I've recently been working on several projects which have flying geese blocks. Two of the projects are for a class and I intentionally used half square triangles and quarter square triangles cut from squares to make the flying geese. So you don't need a special tool to make flying geese blocks, but sometimes it's great to have one.
You might want to use a Flying Geese Ruler if you are using scraps and don't have a large enough square of fabric to cut the pieces but you do have a strip of fabric which would work if you were using the specialty ruler. Or perhaps you are allergic to anything cutting which requires a measuring 7/8 inch, in which case, you are always going to reach for ruler to make your flying geese blocks!
Shown above are 3 flying geese rulers which I've used. They all work well so I'm not going to recommend any particular ruler. Each of the rulers specifies the width of fabric strip you need to cut to make a specific size finished flying geese block. 1/4 inch seam allowances are automatically included with all 3 rulers so you don't need to use any math to make the correct size block. The 3 rulers do have minor differences and you may find there is one which you'd prefer.
I've had the Fons & Porter Omnigrid Flying Geese Ruler the longest. It's a good straightforward tool. The quarter square triangles for the body of the goose are cut using the black lines and the wings are cut using the yellow lines. All the lines are printed on the same surface of the lucite. The tool is marked with to show the flat edge of the strip of fabric to you will be cutting but the tool itself isn't blunt. Using the marking does eliminate the dog ears on the finished block if you align the marking on the tool with the fabric strip. This tool is marked for flying geese from 1 x 2 inches to 4 x 8 inches.
The Fons & Porter Flying Geese Ruler comes with a full color booklet with a tutorial in English on one side and in Spanish on the flip side. It also includes a pattern for the Dutchman's Puzzle block.
Marti Michell's Flying Geese Ruler uses black lines to cut the quarter square triangles for the goose body and dark purple lines to cut the half square triangles for the goose wings. I don't see a lot of difference between the purple and black lines. However, since you are turning the ruler to cut each unit, I don't find that to be a problem. Markings are all on one side of the piece of lucite.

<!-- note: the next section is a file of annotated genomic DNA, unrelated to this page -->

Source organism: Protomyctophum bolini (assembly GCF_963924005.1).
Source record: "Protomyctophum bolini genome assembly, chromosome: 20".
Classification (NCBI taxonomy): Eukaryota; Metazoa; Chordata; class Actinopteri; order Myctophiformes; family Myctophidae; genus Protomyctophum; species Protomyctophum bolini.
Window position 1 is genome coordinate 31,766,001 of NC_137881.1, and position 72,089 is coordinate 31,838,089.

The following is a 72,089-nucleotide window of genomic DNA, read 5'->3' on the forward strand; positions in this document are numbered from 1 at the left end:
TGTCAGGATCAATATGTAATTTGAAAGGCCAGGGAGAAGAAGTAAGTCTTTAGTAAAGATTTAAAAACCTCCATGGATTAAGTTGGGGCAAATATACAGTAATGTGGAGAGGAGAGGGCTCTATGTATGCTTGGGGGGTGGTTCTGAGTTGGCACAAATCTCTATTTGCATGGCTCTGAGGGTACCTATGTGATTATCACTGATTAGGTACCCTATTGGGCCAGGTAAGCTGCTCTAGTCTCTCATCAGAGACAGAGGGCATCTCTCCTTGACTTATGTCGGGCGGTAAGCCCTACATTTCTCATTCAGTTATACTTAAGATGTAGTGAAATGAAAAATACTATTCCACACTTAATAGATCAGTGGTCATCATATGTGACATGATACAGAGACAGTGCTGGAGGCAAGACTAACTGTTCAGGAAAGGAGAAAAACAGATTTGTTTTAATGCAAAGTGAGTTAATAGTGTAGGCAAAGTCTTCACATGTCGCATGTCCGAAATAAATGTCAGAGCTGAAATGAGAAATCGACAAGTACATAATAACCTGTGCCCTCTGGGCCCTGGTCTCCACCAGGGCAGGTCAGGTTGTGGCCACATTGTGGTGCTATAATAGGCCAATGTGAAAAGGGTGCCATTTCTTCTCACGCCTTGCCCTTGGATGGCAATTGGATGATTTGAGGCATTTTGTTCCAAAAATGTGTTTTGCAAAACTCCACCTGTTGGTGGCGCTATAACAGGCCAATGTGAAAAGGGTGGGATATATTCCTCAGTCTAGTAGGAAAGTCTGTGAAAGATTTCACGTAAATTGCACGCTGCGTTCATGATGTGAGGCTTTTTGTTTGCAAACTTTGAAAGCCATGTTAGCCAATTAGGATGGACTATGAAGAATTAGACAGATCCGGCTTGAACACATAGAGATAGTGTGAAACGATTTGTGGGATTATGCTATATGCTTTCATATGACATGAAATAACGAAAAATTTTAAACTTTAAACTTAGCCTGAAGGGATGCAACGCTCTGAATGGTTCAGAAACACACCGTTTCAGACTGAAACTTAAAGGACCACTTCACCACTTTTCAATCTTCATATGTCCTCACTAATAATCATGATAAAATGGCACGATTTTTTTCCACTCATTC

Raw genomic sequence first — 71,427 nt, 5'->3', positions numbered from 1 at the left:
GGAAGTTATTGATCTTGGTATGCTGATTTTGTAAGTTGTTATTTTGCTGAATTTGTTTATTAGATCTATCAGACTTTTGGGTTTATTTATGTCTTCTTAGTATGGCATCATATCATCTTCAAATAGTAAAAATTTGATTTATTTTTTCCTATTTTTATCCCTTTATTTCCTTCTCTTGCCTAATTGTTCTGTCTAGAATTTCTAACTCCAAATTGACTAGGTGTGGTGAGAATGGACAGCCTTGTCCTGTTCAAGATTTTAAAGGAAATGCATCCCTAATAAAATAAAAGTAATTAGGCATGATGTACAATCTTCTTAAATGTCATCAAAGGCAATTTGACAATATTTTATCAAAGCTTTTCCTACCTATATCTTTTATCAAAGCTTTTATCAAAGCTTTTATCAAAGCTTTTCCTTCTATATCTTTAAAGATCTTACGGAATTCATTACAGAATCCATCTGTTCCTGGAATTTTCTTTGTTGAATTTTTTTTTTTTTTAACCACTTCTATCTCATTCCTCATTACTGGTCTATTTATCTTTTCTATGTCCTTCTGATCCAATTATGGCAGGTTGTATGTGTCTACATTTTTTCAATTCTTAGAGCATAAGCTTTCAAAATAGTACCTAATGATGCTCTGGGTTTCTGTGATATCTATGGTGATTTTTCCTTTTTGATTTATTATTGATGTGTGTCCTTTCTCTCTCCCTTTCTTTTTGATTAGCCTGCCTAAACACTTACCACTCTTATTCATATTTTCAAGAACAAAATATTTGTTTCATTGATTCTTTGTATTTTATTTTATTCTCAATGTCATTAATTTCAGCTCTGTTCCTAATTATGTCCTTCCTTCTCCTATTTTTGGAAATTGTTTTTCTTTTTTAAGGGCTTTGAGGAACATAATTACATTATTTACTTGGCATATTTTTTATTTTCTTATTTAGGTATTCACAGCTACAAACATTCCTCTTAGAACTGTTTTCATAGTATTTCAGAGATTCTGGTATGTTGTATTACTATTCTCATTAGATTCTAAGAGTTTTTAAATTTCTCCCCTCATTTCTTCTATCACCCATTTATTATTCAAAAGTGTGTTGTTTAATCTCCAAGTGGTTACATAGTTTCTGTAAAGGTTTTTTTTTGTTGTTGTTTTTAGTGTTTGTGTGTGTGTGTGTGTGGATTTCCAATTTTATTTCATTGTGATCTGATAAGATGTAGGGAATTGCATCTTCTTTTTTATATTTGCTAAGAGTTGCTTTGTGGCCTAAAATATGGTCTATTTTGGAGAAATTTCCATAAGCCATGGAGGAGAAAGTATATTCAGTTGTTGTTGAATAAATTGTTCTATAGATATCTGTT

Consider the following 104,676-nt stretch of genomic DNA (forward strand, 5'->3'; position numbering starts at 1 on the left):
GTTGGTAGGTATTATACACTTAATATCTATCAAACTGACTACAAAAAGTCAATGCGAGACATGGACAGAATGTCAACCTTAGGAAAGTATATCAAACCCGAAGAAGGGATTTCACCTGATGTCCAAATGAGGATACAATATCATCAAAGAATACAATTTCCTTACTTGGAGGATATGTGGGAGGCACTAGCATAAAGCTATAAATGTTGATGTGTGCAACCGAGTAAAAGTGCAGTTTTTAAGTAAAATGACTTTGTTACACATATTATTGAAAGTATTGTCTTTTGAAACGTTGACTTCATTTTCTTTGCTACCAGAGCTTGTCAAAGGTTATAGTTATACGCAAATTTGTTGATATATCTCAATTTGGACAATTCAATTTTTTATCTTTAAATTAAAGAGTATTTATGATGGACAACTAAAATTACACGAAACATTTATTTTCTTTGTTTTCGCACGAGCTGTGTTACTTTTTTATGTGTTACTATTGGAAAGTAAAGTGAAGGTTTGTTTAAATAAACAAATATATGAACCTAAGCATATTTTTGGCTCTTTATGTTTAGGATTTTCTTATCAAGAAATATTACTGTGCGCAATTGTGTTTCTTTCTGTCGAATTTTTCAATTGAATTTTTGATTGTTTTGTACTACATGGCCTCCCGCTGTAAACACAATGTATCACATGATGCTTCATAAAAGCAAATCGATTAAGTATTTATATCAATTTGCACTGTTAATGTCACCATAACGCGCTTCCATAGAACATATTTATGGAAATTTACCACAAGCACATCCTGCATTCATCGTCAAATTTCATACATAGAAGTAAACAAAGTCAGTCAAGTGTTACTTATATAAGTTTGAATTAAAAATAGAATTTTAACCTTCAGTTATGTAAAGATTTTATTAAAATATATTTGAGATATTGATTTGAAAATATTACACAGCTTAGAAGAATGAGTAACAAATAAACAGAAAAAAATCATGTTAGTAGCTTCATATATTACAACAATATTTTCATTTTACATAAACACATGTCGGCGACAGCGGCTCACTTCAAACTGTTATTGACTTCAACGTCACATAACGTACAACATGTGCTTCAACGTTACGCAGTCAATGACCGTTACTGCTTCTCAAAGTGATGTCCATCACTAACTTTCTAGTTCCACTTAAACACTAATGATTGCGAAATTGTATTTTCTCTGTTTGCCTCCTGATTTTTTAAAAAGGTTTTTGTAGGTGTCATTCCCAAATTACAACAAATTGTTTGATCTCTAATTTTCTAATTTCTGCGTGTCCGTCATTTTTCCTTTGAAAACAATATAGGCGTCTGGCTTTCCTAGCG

This ruler is marked to cut Flying Geese Units from 2 1/2 x 5 inches to 4 1/2 x 9 inches. All if the corners of the ruler are blunted so you can line up the flat top edge of the ruler with the edge of the fabric you are cutting. I like that feature. There are 2 flat edges on the long side of the ruler enabling you to make a block which is totally dog-ear free. I have to say, I didn't enjoy cutting that extra tip off with my rotary cutter. It just felt like it was an awkward angle. But if you want to avoid dog ears, this is the tool for you!
I did like the soft rubber piece holding on the instruction booklet. It slides easily on and off the ruler so it's a great way to keep the instructions attached to the tool. The instruction booklet had clear 2 color diagrams and instructions on chain piecing the blocks. It also has diagrams of 3 quilt blocks which can be made using this tool: Dutchman's Puzzle, Evening Star and Rambler.
The EZ Quilting Flying Geese Ruler has magenta lines to cut the quarter square triangles for the goose body on "Side A". The aqua lines to cut the half square triangles for the wings are on the flip side of the lucite, "Side B". I found these markings to be easy to see when I was using dark fabrics.
This ruler is marked for flying geese units from 1 1/2 x 3 inches to 6 x 12 inches. There is a flat edge on 2 sides of the ruler which align with the top of of the strip of the fabric you are cutting. You will have dog ears on the lower edges of your finished block but not along the top of the block.
The flier with this tool has concise cutting instructions in English, French and Spanish. There are diagrams showing how to cut and construct the block but no text/tutorial to go with the diagrams. The booklet does include a chart showing the width of strip needed for each size of flying geese unit. This information is also printed on the ruler.
So, which tool to pick?
- If you are a beginner and want step by step instructions, or if you want to make really little flying geese blocks, the Fons & Porter tool is great.
- If you don't want to trim dog ears on your finished blocks, the Marti Michell tool is for you.
- If you know how to make flying geese blocks and want to make large flying geese blocks or if you are working with really dark fabrics, the EZ Quilting Flying Geese is your best choice.
So these tools have some differences, but in the end, all 3 make great flying geese blocks. The choice is yours! Buy what you can find and/or like best. You really can't go wrong.
Here is a completed block made with each ruler. None have been trimmed or squared up yet.